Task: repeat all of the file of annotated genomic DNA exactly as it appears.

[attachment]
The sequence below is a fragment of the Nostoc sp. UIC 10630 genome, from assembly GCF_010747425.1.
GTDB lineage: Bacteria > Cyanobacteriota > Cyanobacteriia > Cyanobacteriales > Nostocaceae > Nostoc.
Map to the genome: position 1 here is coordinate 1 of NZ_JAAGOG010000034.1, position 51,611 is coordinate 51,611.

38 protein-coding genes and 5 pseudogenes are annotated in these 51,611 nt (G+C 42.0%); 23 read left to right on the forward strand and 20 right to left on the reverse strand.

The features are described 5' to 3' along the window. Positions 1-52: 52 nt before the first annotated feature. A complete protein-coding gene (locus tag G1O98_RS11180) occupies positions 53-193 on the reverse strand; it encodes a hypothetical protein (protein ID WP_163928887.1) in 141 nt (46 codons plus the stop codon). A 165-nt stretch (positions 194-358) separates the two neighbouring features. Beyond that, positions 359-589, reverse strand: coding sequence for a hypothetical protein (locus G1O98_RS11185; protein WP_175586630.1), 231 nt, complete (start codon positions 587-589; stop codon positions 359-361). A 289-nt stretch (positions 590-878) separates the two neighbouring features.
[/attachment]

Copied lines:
The sequence below is a fragment of the Nostoc sp. UIC 10630 genome, from assembly GCF_010747425.1.
GTDB lineage: Bacteria > Cyanobacteriota > Cyanobacteriia > Cyanobacteriales > Nostocaceae > Nostoc.
Map to the genome: position 1 here is coordinate 1 of NZ_JAAGOG010000034.1, position 51,611 is coordinate 51,611.

38 protein-coding genes and 5 pseudogenes are annotated in these 51,611 nt (G+C 42.0%); 23 read left to right on the forward strand and 20 right to left on the reverse strand.

The features are described 5' to 3' along the window. Positions 1-52: 52 nt before the first annotated feature. A complete protein-coding gene (locus tag G1O98_RS11180) occupies positions 53-193 on the reverse strand; it encodes a hypothetical protein (protein ID WP_163928887.1) in 141 nt (46 codons plus the stop codon). A 165-nt stretch (positions 194-358) separates the two neighbouring features. Beyond that, positions 359-589, reverse strand: coding sequence for a hypothetical protein (locus G1O98_RS11185; protein WP_175586630.1), 231 nt, complete (start codon positions 587-589; stop codon positions 359-361). A 289-nt stretch (positions 590-878) separates the two neighbouring features.